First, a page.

Wednesday, February 3, 2010

PDF Annotation Software

As a student, I am naturally interested in note taking products. I've looked at and in a sense reviewed a wide variety of products ranging from the built-in word "notebook" view in mac office '08 to skim to circus ponies notebook for mac to skim and just recently I got a copy of Adobe Acrobat Professional and I must say I have been blown away by the kinds of things you can do with it, in terms of notetaking.

Now, don't get me wrong I am not particularly an adobe fan, *cough* flash *cough*, but I must say that I tried out adobe acrobat pro and I can see how it can be incredibly useful for students. I shall first describe my journey in the notetaking world.

So first off when I got microsoft office: mac '08 I was pretty excited about the notebook view. "Wow, I can record all my lectures on here" or "Hey it seems really easy to document your notes with their tabs" and the list goes on. But when I actually tried the notebook view it was too late. Note that when office '08 first came out they didn't have a trial so I was unable to test out the software prior to buying it. First of all I tried the audio recorder. Bad quality, every little click on the keyboard could be heard and there was a lot of background noise. In the end if I wanted to record a lecture I would just use garageband, though in my opinion recording lectures from the computer is in itself a horrible idea since as you type it makes sounds on the keyboard, and since the mic is right next to the keyboard (I'm on the early 2008 macbook pro) when I listen to it again I can hear everything going on. Granted, if you're not using your computer when you're recording the lecture then fine (which was what I did last year when recording my microbiology lecture, which I have never listened to after I recorded it).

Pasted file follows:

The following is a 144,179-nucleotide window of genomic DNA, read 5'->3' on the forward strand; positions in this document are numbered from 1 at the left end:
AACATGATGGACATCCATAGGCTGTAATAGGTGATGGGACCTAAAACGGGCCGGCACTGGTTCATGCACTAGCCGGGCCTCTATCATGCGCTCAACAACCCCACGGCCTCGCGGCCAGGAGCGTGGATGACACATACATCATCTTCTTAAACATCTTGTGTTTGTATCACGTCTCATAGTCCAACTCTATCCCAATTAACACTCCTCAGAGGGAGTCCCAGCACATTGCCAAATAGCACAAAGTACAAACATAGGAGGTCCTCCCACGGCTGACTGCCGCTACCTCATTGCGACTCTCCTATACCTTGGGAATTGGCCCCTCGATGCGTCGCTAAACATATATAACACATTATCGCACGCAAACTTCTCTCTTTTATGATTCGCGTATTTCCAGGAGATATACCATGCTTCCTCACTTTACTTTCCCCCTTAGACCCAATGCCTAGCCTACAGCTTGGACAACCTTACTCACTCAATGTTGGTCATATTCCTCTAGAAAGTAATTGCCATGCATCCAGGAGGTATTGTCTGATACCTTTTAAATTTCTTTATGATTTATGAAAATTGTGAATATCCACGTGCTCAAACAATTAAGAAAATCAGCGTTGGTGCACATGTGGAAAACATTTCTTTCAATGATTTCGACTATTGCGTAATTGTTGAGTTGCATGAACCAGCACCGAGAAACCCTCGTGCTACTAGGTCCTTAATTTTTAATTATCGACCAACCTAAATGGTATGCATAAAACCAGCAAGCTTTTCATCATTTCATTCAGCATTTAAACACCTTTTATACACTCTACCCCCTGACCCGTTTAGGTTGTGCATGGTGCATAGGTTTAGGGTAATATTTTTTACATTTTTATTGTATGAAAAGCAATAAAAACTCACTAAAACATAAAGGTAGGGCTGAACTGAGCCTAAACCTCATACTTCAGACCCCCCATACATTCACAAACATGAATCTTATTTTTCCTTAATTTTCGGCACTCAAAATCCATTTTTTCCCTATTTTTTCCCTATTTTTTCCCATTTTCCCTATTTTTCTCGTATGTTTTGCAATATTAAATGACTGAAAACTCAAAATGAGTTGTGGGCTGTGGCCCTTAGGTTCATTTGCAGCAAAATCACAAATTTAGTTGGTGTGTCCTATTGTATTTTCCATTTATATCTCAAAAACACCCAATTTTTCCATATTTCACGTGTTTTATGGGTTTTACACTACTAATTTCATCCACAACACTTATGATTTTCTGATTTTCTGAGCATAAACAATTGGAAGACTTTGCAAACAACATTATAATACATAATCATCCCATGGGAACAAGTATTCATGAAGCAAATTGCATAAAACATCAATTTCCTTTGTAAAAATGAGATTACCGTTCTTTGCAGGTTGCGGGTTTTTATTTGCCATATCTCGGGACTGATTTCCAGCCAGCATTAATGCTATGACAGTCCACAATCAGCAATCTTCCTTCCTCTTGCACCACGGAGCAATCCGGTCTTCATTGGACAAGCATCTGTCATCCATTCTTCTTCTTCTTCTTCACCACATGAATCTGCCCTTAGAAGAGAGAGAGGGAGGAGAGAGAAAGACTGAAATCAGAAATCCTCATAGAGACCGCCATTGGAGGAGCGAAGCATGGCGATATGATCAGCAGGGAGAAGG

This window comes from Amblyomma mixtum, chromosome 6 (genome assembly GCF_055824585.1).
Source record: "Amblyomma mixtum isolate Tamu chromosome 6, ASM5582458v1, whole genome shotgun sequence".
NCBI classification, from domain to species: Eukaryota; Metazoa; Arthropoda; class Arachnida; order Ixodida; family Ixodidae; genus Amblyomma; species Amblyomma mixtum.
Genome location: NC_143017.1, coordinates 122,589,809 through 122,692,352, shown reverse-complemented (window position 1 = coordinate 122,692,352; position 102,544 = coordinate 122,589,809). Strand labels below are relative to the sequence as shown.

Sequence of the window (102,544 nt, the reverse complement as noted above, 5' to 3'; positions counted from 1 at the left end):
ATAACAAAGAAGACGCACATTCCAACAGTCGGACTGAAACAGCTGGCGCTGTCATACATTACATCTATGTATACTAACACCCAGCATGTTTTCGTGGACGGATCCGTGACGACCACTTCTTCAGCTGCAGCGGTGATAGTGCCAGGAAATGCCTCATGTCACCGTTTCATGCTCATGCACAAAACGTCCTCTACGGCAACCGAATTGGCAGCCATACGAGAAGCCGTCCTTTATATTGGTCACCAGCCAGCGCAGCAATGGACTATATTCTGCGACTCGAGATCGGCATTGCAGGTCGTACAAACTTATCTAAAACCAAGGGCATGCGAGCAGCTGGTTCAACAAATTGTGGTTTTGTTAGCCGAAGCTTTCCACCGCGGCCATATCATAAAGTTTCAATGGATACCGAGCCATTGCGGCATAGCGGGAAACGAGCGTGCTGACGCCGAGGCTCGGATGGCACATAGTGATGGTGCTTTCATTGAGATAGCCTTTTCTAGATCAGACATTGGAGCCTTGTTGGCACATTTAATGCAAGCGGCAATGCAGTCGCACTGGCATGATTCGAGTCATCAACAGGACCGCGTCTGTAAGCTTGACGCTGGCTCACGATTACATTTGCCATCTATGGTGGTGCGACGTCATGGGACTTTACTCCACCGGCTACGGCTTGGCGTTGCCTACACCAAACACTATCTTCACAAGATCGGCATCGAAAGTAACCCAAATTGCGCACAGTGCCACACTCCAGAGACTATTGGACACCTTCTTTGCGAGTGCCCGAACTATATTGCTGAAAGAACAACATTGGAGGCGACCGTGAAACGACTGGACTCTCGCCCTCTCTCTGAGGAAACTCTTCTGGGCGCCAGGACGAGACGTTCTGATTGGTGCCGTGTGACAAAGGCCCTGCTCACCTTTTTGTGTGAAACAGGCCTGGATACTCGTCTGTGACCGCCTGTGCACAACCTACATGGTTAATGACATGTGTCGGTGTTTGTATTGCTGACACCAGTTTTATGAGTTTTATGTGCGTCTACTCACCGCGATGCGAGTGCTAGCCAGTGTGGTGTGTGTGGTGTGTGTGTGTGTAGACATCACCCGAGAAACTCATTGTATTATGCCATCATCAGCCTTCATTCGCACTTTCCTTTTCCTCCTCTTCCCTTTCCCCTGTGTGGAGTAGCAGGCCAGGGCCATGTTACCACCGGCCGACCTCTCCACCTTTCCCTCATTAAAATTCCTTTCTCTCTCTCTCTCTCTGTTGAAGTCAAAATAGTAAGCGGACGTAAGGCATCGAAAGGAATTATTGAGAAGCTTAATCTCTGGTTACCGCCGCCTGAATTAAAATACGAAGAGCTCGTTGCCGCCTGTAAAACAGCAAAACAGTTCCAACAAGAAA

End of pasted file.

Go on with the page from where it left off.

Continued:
So back to word notebook view. I found that the features in the notebook view were limited, to say the least, and I couldn't even change the font I wanted in the notebook view, which I was somewhat disappointed about. The page was pretty much set in stone as to what you could and could not do. I went down the path of circus ponies notebook, which did have a lot more features but when I got into university what I realized was that I didn't need an application to take notes, rather I needed an application that could annotate pdf, since all the professors sent out their powerpoint slides in pdf. So I went searching. Yes, I have recently tried the trial of circus ponies notebook again and yes it does have a pdf annotation feature similar to onenote, a software which I am just yearning to have on mac os x without running darwine. I searched through forums and found a software called skim that could annotate pdfs but I've always had a number of issues with it.